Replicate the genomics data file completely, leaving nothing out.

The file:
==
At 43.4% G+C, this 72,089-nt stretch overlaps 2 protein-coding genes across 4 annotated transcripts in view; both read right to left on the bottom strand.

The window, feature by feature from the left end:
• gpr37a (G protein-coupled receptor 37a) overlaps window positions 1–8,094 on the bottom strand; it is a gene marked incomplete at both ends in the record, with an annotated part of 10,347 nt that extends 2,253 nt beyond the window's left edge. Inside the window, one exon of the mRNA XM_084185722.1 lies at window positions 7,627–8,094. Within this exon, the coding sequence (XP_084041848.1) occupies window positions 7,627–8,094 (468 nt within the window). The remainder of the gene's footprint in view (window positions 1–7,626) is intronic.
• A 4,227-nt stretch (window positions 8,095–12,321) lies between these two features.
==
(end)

At 43.4% G+C, this 72,089-nt stretch overlaps 2 protein-coding genes across 4 annotated transcripts in view; both read right to left on the bottom strand.

The window, feature by feature from the left end:
• gpr37a (G protein-coupled receptor 37a) overlaps window positions 1–8,094 on the bottom strand; it is a gene marked incomplete at both ends in the record, with an annotated part of 10,347 nt that extends 2,253 nt beyond the window's left edge. Inside the window, one exon of the mRNA XM_084185722.1 lies at window positions 7,627–8,094. Within this exon, the coding sequence (XP_084041848.1) occupies window positions 7,627–8,094 (468 nt within the window). The remainder of the gene's footprint in view (window positions 1–7,626) is intronic.
• A 4,227-nt stretch (window positions 8,095–12,321) lies between these two features.